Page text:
Friday, October 23, 2015

Four days in New York City

Lower Manhattan, as seen from Staten Island
It may not sound like an extended vacation, but it felt like so much longer: NYC would probably fill a week in just a day. If you have been following the blog, you have seen how busy I have been with races over the past month or two. They have been coming non-stop, and even now while I am finally starting the post I am sitting in the Charlotte airport on the way to Snowshoe, W-VA for the final race of the season as commissaire.
You can pay either $3.99 a minute to be rikshawed ...
... or pay a few bucks to have access to a bike all day
New York essentially just "came along" and I picked it up. Once I had realized that I will requalify for Executive Platinum once again for 2016 I started having this desire to burn some of my miles. A bit of research and a bit of soul-searching later I had spent $10 in taxes and fees for a First Class ticket to NYC, with plans to revisit the Big Apple for a few days. I mean, doesn't that beat the heck out of sitting around on 63rd Street?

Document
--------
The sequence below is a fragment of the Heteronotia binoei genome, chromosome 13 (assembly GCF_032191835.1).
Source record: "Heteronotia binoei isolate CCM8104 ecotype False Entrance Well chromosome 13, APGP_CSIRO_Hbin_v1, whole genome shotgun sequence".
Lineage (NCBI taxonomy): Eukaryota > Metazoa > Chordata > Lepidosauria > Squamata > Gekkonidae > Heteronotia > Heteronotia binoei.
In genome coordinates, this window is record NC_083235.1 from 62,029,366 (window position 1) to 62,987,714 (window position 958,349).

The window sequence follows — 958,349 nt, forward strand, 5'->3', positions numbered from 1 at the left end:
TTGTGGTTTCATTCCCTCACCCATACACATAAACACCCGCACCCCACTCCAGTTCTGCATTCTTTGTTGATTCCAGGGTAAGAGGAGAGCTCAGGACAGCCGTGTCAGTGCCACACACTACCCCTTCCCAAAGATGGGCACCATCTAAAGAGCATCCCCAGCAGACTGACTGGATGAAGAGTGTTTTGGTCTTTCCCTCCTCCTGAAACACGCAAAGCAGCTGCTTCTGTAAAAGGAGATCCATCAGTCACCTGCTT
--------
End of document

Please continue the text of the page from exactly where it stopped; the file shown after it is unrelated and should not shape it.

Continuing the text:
On the way to the Bronx
The initial plan had been to stay with my friend Barry in Lower Manhattan, but his wife, Suzie, threw a monkey wrench. OK, she's always been a bit like a character out of a Woody Allen movie. Sweet, but a bit on the neurotic side. No problem, as there's AirBnB, and it sure hasn't done any harm to our friendship. So on Wednesday I flew into Newark, braved various trains and ticket schemes, and ended up in the Bronx, where my roomlet was located. I knew it was a small place, and I had an inkling that it didn't have an outside window, but I had expected at least a clean place. Regardless, I have stayed in worse before, and host Richard (whom I met briefly) seems to be a decent guy—it was just a shitty little dungeon. But the truth of the matter is that I simply needed a place to put my pull-along and have a place to sleep for a few hours every night, and for that it was adequate. And I can say I have stayed in the Bronx!
My neighborhood
My bed (and most of my room)